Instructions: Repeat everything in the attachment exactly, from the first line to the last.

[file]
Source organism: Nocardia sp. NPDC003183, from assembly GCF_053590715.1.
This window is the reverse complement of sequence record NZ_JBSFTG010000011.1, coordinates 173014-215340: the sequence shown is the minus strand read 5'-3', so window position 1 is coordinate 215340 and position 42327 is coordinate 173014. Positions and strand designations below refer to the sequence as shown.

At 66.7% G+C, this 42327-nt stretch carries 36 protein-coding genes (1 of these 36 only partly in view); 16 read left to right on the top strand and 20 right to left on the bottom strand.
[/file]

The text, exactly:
Source organism: Nocardia sp. NPDC003183, from assembly GCF_053590715.1.
This window is the reverse complement of sequence record NZ_JBSFTG010000011.1, coordinates 173014-215340: the sequence shown is the minus strand read 5'-3', so window position 1 is coordinate 215340 and position 42327 is coordinate 173014. Positions and strand designations below refer to the sequence as shown.

At 66.7% G+C, this 42327-nt stretch carries 36 protein-coding genes (1 of these 36 only partly in view); 16 read left to right on the top strand and 20 right to left on the bottom strand.